The clock was ticking on TikTok ever since it drew the ire of the Madras High Court, and the app’s time appears to have finally run out.
TikTok has been taken off Google’s and Apple’s app stores in India after a directive from the Madras High Court to prohibit its downloads. The move has come after the court refused a request by Bytedance, the Chinese company that runs TikTok, to suspend its ban. On 3rd April, the court had asked government to ban TikTok, saying it encouraged pornography and made child users vulnerable to sexual predators. The judgement was in response to an individual’s public interest litigation against TikTok, calling for its ban.
TikTok might not be the social network of choice for most of India’s urban population, but the app is hugely popular in Tier 2 and Tier 3 markets. TikTok had started off as Musical.ly before it was acquired by Chinese internet giant Bytedance, and allowed users to mime themselves to popular songs. Since then, it had evolved into a full-fledged social network, on which users upload all manner of short form videos.
As must’ve been expected with a platform like this, it didn’t take long for risque content to pop up on the platform. On the app, it’s not hard to come across videos of young Indian women in provocative poses, dancing for the camera. TikTok allows anyone over the age of 13 to use the platform, and some of these women appear to be under the age of 18.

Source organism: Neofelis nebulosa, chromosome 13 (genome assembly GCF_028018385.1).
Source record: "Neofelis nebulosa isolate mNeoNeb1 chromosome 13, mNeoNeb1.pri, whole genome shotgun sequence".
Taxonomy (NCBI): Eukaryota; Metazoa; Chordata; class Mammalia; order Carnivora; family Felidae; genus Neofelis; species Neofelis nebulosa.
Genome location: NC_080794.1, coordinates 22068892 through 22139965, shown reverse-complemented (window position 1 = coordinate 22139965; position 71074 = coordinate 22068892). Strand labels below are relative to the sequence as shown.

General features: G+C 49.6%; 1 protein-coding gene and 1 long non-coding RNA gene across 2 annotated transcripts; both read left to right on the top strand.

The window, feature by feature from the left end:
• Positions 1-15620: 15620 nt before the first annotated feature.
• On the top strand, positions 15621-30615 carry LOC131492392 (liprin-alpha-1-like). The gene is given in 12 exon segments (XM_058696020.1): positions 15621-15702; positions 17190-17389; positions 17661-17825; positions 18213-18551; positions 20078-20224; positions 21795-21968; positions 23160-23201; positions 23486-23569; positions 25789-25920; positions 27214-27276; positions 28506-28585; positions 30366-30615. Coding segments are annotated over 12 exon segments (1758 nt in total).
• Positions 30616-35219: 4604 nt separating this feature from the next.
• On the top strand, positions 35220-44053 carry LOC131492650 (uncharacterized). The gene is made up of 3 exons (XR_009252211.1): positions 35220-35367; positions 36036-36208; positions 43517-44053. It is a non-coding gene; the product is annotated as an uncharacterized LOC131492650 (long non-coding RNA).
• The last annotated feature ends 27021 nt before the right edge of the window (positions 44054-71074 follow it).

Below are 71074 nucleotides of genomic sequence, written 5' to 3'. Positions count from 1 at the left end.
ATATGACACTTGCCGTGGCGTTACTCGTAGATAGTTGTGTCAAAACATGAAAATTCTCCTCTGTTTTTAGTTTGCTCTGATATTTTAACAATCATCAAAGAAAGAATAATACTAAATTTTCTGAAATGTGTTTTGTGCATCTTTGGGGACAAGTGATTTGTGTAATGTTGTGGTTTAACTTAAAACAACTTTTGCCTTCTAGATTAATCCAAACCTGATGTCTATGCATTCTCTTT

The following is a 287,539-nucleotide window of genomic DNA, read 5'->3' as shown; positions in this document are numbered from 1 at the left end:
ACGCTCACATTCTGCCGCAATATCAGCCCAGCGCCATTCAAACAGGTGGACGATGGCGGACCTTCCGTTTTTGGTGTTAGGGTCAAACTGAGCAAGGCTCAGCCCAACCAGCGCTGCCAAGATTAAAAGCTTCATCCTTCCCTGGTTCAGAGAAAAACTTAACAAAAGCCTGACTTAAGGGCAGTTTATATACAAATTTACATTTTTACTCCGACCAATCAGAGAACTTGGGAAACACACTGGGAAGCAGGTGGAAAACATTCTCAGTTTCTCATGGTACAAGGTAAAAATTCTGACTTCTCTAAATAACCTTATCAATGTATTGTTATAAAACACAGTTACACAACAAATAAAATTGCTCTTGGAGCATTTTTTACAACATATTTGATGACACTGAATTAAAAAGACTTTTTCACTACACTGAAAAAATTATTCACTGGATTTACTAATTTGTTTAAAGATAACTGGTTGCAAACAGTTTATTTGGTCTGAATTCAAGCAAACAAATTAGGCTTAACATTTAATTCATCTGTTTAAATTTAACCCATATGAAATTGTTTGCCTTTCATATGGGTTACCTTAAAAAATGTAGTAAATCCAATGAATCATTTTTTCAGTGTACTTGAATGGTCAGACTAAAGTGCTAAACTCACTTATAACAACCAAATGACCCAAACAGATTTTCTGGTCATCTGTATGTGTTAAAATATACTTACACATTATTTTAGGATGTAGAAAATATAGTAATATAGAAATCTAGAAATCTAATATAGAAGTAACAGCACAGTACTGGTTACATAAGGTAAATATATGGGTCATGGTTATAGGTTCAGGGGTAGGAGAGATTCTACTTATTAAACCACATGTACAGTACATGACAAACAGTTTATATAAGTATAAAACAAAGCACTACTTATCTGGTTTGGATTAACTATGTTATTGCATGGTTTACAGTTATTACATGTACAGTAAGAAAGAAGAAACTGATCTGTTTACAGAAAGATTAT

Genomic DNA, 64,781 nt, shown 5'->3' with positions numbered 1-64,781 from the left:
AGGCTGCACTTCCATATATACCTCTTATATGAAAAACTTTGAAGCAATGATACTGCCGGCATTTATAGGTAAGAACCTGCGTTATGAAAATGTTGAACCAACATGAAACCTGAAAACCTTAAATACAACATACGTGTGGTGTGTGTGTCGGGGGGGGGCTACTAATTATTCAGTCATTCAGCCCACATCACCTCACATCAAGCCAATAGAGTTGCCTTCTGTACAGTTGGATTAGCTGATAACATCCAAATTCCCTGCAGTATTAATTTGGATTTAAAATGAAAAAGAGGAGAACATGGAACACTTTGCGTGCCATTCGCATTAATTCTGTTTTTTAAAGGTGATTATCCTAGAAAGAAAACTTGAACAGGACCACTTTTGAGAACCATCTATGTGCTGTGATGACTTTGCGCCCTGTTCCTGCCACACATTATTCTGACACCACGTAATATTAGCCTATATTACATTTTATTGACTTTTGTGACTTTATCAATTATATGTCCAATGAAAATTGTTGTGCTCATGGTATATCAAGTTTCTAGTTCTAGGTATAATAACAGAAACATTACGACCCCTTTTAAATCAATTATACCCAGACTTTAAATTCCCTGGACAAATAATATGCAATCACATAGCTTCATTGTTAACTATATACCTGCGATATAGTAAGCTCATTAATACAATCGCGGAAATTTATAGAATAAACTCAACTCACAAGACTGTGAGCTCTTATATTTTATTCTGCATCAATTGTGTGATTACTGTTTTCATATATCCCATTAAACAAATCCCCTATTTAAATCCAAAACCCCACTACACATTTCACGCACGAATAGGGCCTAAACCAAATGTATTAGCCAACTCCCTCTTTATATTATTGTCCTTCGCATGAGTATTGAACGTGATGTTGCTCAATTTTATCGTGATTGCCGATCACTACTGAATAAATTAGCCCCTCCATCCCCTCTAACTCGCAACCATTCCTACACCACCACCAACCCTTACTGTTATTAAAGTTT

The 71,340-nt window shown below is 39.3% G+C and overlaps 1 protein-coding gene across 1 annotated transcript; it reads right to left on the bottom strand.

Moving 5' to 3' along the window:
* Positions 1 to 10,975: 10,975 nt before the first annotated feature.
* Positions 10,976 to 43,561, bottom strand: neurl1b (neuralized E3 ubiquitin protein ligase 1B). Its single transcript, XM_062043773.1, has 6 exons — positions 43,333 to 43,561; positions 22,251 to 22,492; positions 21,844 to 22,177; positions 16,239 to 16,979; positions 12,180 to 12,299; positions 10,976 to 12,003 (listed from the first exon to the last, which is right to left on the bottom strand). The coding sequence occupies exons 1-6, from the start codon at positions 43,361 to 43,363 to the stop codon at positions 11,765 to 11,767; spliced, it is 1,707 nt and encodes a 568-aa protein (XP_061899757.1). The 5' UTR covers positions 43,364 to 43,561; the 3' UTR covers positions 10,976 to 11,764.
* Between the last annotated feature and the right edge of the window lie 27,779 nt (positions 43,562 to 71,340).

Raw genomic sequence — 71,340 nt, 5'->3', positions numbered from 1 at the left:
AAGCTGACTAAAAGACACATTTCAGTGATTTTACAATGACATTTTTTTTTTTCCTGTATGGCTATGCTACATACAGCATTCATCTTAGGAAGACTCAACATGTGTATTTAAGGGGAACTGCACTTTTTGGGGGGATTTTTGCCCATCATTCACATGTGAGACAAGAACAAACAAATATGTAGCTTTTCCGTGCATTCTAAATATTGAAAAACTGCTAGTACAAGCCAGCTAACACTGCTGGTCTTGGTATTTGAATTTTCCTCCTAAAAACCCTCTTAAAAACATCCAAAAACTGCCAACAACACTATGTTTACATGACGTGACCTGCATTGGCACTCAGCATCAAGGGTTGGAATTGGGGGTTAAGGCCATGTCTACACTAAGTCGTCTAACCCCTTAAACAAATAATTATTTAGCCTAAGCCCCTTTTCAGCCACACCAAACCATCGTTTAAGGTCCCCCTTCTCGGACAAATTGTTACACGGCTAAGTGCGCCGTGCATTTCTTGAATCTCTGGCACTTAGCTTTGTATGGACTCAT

Bytedance has been proactively trying to keep the content on TikTok clean — the company is aggressively hiring content moderators in the NCR region whose job is to flag content that might be inappropriate, but at its scale, it’s possible that some bits slip through the cracks. TikTok has grown at an astonishing pace — just five months ago, the app had 50 million users in India, but that number has exploded to 120 million now. At that scale, TikTok is comparable to the usage numbers of Indian startups like Paytm and Flipkart, has more than half the users of WhatsApp, which has around 200 million users in India.
TikTok’s ban, thus, will hit a large portion of India’s online population. The app still runs for users who’ve already downloaded it, but with Google and Apple restricting further downloads, could see its growth numbers slow in the coming months. Also, the ban of a full-fledged social network is a slippery slope to go down — all social networks, once they reach sufficient scale, appear to end up hosting some unsavory content. If the courts started banning social networks at the slightest hint of illegal content, India will quickly find that it doesn’t have too many social networks left.
But what complicates matters is TikTok’s origins — TikTok is a Chinese app, and China itself isn’t exactly a bastion of free speech. In fact, China doesn’t even allow foreign social networks to operate in its borders – Facebook, WhatsApp and Google are all blocked in the country. If an Indian social network were to someday want to start operations in China, it wouldn’t be allowed to do so. For TikTok to operate in India, and to host possibly illegal content, could well be considered grounds for some censure. The ban of an entire social network, and a hugely popular one at that, is uncharted waters though. It remains to be seen how this entire situation plays out — it could end up having ramifications for India’s entire online space.